Best practices for building a reproducible workflow

There are many resources and tools available to us for making our science more open and reproducible. However, it can be quite overwhelming thinking about how to incorporate each thing in your daily workflow!

Below we have outlined some of the tools we think are most useful to learn or become acquainted with, organized by the “stage” in your workflow you would want to think about incorporating these tools. For many of these tools, we have linked handbook pages with tips or tutorials to help you get started using them.

Another great way to get started with several of these tools is by following along with our Pygers Workshop recordings and notes.

Setting up your computing environment

  1. Tips for using the command line (tmux, vim)

  2. Conda environments

  3. Git and GitHub

  4. Get started programming with Python (Jupyter notebooks, iPython debugger)

  5. Using Slurm

Data analysis

  1. fMRI analysis software packages (AFNI, FSL)

  2. Python packages (Nilearn, scikitlearn, Nibabel, BrainIAK)

  3. BrainIAK tutorials

Publishing and data sharing

  1. Overleaf

  2. Code Ocean

Tips for using the command line

The sooner you become comfortable using the command line the better! Here are some helpful tips for using the command line to navigate the PNI server.

tmux: When working on a remote server (like scotty at PNI), you can use tmux to create persistent remote sessions. If you get disconnected from the remote server, the tmux session will keep running. You can attach and detach from these remote sessions, and create multiple windows or panes in a given session. You can control tmux using key combinations; you first type a prefix key combination (by default ctrl + b) followed by additional command keys. See our tmux tip page for a tutorial on using tmux.


Conda environments

Conda is a package manager, similar to brew, apt, or pip. This package manager keeps track of your Python installation, versions, and dependencies in an encapsulated environment that can be easily shared or reproduced. This is helpful if you have multiple projects that require different (potentially conflicting) software versions. You can easily switch between different conda environments.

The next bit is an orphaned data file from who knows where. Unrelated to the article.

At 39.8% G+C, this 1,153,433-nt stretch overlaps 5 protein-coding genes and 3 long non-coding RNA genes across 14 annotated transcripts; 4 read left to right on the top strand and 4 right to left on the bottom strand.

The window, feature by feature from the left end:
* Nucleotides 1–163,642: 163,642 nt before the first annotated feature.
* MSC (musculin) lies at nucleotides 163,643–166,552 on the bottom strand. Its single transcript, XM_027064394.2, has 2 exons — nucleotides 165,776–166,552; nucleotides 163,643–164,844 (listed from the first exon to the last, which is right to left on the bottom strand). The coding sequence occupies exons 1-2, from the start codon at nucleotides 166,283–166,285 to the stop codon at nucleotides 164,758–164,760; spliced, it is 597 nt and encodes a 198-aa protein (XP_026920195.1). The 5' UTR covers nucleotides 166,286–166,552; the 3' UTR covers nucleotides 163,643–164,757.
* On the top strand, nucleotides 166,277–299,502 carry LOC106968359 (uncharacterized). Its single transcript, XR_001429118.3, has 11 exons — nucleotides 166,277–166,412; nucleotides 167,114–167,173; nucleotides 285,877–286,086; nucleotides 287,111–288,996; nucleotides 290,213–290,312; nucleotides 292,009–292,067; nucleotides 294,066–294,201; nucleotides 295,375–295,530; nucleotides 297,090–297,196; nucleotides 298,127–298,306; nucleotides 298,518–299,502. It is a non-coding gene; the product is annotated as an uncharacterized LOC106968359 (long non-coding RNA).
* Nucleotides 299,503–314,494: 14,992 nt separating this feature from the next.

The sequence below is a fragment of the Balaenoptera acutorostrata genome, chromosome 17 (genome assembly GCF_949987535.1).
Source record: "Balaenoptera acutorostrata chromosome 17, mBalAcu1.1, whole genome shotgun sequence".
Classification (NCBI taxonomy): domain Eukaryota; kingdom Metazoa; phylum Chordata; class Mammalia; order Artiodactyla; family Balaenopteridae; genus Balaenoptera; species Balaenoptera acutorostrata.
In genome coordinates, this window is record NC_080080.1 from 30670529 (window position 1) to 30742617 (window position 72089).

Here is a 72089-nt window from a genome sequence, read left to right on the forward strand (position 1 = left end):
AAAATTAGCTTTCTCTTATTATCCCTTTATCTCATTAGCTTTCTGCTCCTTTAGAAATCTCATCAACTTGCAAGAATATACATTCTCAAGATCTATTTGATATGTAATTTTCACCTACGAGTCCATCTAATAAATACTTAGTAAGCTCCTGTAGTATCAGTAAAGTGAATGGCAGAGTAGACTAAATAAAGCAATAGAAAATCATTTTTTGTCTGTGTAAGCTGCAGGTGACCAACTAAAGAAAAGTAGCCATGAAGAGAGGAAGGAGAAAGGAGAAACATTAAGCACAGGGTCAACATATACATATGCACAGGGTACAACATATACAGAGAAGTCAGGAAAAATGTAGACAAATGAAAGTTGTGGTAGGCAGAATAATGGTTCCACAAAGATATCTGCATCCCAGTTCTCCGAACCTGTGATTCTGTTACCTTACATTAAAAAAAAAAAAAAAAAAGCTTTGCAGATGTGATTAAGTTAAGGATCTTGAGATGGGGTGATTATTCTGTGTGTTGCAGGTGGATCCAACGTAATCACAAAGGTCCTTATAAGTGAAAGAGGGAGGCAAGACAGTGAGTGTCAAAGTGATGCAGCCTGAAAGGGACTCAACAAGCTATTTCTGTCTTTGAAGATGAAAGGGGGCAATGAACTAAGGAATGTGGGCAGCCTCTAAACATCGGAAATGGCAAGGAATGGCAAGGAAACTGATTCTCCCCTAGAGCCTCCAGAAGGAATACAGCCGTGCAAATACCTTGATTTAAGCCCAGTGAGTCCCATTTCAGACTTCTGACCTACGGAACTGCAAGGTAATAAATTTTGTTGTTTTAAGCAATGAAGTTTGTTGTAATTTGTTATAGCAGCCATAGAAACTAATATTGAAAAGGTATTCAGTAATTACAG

Best practice recommendation: Setup a new conda environment for each of your projects; always use that conda environment when working on that project. This way you can ensure your software versions are consistent within a project and you can easily report which specific versions you used.

See our conda tip page for instructions to setup a “pygers” conda environment with our recommended packages installed.

Git and GitHub

See our git tip page for a tutorial on using Git and GitHub.

Get started programming with Python

Jupyter notebooks:

See our Jupyter notebook tip page for a tutorial on using Jupyter notebook.

iPython debugger:

See our ipdb tip page for a tutorial on using the iPython debugger.

Using Slurm

See our Slurm tip page for a tutorial on using Slurm.

Preregister your study

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Open Science Framework.

Design your scan sequences

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Choosing your acquisition parameters.

Setup your program card using ReproIn

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Using ReproIn.

Setup your protocol

Convert your raw data to BIDS

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Using HeuDiConv.

Data quality assurance

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Using MRIQC.


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Using fMRIPrep.

Data version control

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Using DataLad.

Data visualization

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fMRI analysis software packages

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Python packages

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BrainIAK tutorials

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Link to BrainIAK tutorials


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Using Overleaf at Princeton.

Code Ocean

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Using Code Ocean.

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